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This project is a small board containing a CPLD and a SRAM IC. It has an SPI interface to utilize the SRAM. The CPLD is used to implement the SPI interface and address the SRAM. Only four pins are needed; this could be reduced to three if a bi-directional data line was used (like in I2C). It also has an auto-increment function. This means that the address only has to be written once in the initial three byte sequence that also contains the chip select and read/write selection. After these 3 bytes the data can be streamed in or out for any number of bytes. The CPLD is configured in a way that it does not need any external clock. The module could very easily be modified to address 4 (or even more) SRAM ICs with 512Kbytes each which would give 2Mbytes. The CPLD is programmed with the free XILINX ISE 10.1.
This project was also published in the may 2012 issue of the english Elektor magazine. If you would like to get the newest firmware version for free please write an email. The only thing I ask for is a picture of your prototype to put on this webpage and a shourt feedback.

Here is a picture of the small module. The board could be much more compact if it was made in SMD technology but it is not possible to produce such tiny PCB layouts with my homebrew equipment. This one is quite compact too. The pins are the common SPI pins CS, CLK, MOSI and MISO and the 5V power supply. The system was tested with a clockrate up to 2.2MHz but higher rates may be possible.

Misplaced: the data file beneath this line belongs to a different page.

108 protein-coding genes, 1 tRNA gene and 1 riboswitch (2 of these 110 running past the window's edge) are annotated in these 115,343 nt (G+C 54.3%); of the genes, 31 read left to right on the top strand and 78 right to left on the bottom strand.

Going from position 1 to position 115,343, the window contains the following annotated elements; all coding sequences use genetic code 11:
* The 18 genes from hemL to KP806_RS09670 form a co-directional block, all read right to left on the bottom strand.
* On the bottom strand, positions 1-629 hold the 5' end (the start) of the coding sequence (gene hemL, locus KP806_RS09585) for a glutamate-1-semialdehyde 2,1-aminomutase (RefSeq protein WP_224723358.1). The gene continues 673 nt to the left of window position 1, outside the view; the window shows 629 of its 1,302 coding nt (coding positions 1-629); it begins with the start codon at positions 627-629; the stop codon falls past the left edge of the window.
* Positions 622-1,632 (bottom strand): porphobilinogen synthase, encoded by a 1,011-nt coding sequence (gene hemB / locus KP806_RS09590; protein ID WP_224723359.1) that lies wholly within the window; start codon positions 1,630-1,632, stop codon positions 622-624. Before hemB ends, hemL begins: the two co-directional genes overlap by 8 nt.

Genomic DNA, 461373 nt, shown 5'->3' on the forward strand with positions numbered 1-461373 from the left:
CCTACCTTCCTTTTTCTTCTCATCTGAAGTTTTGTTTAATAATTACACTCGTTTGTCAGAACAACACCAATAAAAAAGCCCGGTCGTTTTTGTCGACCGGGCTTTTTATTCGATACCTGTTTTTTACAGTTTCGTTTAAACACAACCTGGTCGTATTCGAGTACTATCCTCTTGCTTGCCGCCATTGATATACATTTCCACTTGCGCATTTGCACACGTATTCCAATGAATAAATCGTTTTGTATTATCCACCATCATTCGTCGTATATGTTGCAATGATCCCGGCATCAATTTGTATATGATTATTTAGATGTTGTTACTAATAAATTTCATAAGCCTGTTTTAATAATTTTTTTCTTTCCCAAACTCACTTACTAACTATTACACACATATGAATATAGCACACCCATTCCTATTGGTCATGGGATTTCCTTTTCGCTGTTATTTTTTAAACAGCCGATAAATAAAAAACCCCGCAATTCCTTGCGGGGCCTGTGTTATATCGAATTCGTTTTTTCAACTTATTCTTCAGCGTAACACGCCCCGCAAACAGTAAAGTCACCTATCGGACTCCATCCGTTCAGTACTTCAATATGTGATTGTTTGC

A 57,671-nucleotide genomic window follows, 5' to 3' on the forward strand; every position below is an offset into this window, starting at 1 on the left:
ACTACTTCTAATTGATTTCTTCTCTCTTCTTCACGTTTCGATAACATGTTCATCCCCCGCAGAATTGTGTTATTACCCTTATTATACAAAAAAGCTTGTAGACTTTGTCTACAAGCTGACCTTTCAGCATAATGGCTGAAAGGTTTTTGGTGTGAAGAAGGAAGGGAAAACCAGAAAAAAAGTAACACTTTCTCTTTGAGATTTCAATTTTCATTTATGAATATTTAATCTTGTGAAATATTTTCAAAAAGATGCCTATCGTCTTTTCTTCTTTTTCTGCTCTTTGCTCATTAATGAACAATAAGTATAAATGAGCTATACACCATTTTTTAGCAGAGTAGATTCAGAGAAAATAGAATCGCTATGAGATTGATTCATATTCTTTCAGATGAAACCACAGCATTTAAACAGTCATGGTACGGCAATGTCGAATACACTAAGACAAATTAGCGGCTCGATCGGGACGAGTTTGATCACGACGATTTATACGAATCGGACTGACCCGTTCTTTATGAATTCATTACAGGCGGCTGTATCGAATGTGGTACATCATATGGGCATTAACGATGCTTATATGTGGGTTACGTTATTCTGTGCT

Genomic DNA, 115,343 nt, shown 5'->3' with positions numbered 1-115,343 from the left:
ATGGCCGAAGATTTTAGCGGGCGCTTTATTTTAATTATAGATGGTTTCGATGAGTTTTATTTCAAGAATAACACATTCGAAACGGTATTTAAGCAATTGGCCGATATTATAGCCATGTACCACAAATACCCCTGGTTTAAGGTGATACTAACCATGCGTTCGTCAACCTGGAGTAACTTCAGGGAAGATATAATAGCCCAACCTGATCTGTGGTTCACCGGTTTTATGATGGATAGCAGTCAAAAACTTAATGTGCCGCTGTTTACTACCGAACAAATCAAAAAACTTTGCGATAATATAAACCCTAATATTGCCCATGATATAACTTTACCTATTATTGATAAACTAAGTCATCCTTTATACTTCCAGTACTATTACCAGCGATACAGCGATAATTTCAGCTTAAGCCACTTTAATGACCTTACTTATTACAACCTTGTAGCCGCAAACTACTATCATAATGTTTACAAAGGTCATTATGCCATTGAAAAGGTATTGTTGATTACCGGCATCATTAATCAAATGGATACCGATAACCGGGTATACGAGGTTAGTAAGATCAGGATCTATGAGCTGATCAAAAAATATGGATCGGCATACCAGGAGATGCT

The first 3 bytes contain bits 0-18 of the address and bit 7 of byte 3 is the read/write select (0=read/1=write). After that any number of bytes can be read/written (in the example below two bytes are transmitted). The SPI is in mode CPHA=0, CPOL=0, first bit=LSB. This means that the data is read and written on the rising edge, the data is stable during the change from low to high. This diagram was made with the program Logic Draw that offers a very simple and fast interface to make neat logic timing diagrams (including an automated signal generator).

The PCB layout and the PCB.
picture picture
The XILINX software provides a testwave generator to simulate and debug the design. This can also be used as a function diagram.

These are screenshots of the simulator diagram in XILINX ISE. The diagramm explains the funcionality. During the first three bytes the address is latched with the last falling clock. The address is incremented after each byte. When the counter overflows it jumps back to 0. The ISE project files are not freely available. This is because all other designs I have seen which have this functionallity use an external clock and cost money.

This is the setup for programming the device. I made a little adapter with JTAG interface for PC44 and PC84 devices. As the simulator and wave generator in the XILINX ISE is very accurate (see diagramm above) it is possible to do the entire debuging on the PC. The device only needs to be programmed once and with this little adapter the JTAG header can be spared in the end design.
The complete schematic.
The socket pinout of the XC9572 PC44.